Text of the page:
Dietrich, or Dieterich, Veit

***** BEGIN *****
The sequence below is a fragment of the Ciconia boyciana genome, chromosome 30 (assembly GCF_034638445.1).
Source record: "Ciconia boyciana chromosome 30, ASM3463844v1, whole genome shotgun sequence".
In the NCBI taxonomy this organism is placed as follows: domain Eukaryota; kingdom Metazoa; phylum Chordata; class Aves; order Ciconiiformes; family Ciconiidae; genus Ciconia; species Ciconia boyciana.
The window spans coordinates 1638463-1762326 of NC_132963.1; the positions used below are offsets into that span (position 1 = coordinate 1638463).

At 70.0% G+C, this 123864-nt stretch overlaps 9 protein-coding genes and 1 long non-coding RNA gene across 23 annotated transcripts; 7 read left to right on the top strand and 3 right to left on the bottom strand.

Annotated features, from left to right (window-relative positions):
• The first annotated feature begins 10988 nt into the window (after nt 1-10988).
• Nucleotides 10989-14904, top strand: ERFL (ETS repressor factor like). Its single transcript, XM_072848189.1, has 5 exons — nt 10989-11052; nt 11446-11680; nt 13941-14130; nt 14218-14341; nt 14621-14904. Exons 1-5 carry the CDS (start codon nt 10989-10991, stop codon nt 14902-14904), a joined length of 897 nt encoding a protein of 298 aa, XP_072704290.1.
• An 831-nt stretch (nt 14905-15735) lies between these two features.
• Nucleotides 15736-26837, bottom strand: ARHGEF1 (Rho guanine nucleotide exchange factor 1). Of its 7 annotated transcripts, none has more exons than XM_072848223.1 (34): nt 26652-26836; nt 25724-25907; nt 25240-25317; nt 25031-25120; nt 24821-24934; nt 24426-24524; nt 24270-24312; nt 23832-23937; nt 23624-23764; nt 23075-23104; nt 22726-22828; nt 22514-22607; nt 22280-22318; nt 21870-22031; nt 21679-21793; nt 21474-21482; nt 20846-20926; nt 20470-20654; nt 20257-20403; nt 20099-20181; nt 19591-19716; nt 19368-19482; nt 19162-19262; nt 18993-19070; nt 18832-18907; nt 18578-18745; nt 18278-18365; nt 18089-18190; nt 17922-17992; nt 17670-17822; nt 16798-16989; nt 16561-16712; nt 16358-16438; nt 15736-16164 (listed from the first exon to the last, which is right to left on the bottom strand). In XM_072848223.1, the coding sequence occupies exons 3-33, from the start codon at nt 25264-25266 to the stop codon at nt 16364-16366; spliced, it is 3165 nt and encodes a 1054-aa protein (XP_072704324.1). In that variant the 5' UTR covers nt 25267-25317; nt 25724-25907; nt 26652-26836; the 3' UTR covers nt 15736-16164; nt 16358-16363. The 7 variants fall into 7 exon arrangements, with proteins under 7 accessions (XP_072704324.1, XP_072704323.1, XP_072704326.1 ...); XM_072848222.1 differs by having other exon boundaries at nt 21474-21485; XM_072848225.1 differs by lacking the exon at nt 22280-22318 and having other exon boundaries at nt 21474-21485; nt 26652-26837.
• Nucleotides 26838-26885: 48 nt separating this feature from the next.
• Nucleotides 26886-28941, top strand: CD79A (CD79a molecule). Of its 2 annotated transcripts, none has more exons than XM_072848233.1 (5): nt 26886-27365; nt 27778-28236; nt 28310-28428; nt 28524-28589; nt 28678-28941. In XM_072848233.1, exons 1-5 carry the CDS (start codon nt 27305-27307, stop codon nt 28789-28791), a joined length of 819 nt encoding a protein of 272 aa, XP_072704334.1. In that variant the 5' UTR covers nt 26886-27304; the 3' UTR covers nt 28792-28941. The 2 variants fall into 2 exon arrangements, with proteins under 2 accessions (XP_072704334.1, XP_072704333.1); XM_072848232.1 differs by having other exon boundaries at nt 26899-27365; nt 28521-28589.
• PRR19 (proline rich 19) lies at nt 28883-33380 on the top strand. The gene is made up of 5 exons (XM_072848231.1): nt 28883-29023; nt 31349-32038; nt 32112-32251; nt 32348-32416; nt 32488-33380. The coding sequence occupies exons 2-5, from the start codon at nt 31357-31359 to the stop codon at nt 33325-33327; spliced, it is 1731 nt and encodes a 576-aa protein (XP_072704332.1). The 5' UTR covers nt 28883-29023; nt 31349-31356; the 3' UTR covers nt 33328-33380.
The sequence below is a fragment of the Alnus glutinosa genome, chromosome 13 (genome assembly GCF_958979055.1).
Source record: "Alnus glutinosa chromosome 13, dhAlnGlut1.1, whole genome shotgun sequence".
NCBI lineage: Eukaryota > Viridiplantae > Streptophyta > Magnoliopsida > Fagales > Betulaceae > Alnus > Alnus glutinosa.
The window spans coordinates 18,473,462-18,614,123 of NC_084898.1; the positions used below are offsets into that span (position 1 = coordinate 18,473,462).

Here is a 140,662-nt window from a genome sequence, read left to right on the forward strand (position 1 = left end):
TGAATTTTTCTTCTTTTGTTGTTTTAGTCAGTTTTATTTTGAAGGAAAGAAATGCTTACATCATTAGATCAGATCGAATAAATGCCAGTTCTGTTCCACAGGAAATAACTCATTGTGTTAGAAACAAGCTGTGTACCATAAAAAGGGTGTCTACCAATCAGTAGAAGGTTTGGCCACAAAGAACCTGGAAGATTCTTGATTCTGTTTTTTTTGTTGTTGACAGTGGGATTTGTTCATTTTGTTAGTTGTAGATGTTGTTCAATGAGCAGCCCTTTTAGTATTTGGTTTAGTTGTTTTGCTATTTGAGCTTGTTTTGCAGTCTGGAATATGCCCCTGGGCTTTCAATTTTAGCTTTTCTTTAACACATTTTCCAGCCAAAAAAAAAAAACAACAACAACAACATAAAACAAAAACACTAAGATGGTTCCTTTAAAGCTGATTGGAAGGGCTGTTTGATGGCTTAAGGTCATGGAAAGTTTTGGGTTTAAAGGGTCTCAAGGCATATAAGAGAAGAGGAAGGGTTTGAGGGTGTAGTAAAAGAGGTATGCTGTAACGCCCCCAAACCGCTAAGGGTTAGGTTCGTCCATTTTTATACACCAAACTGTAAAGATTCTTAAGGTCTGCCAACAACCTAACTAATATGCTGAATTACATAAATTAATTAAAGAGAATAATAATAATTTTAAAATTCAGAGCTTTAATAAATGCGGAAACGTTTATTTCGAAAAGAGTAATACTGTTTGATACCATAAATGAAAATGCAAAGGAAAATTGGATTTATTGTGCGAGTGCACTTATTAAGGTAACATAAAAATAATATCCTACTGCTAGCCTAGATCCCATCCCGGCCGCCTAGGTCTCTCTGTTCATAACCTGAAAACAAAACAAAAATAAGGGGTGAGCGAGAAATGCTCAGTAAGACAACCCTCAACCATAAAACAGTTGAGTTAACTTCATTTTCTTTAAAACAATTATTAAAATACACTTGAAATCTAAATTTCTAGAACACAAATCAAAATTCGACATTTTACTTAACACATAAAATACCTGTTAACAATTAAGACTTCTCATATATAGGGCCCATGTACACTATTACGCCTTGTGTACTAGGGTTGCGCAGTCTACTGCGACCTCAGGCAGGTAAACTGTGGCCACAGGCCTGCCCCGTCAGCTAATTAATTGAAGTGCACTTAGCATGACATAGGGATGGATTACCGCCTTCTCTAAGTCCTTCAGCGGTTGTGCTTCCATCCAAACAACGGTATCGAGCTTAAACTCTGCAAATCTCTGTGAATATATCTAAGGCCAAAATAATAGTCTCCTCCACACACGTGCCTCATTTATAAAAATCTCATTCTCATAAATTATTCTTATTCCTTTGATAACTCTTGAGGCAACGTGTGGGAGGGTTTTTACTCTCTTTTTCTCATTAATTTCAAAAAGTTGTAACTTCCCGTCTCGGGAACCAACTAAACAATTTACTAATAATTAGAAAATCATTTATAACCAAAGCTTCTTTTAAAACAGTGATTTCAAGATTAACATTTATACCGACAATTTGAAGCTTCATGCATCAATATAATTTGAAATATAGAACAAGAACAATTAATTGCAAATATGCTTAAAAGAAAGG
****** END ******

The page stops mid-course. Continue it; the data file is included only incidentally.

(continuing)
Dietrich, Or Dieterich, Veit (Vitus Theodorus, or Theodoricus), was born in 1506 at Nuremberg. He studied at Wittenberg, where he attracted the attention of Luther, and became his amanuensis and companion. Luther took him to the conferences of Marburg (1529), Coburg, and the Imperial Diet of Augsburg (1530). He afterwards became assistant professor in the theological faculty at Wittenberg, and in 1535 returned to Nuremberg, where he became preacher at St. Sebaldus' church, which position he retained, notwithstanding the offer of professorships in the universities of Wittenberg and Leipsic, until his death March 24, 1549. From 1534 to 1549 he was in active correspondence with Luther, Melancthon, and the other leaders of Protestantism. He was more radically Lutheran than Melancthon. Dietrich had also some fiery discussions with Osiander on the subject of absolution. During the latter part of his life he was sorely afflicted by the state of the Church, being even suspended for a while in 1547 on account of his independence of expression. Besides editing and publishing translations of a number of the works of Luther and Melancthon, he wrote a number of sermons; an Enarratio Lutheri in prophetam Micham; Agendbuchleinffir d. Pfarrherrn auf dem Land (1543- 1639; last ed. 1755). In 1548, while ill, he wrote a systematic exposition of the book of the prophet Isaiah, and contemplated doing the same for the other prophets, but was prevented by death. The Epistola theologorum Norimbergensium ad D. Rupertum (1439), generally ascribed to him, was written by Osiander. Dietrich also composed several hymns. See, in the Corpus Reformatorum, the correspondence between Melancthon, Cruciger, and Dietrich (1537-1549); Strobel, Nachricht v. d. Leben u. d. Schriften V. Dietrichs (Nurnberg, 1772); Herzog, Real-Encyklopadie, 3:389.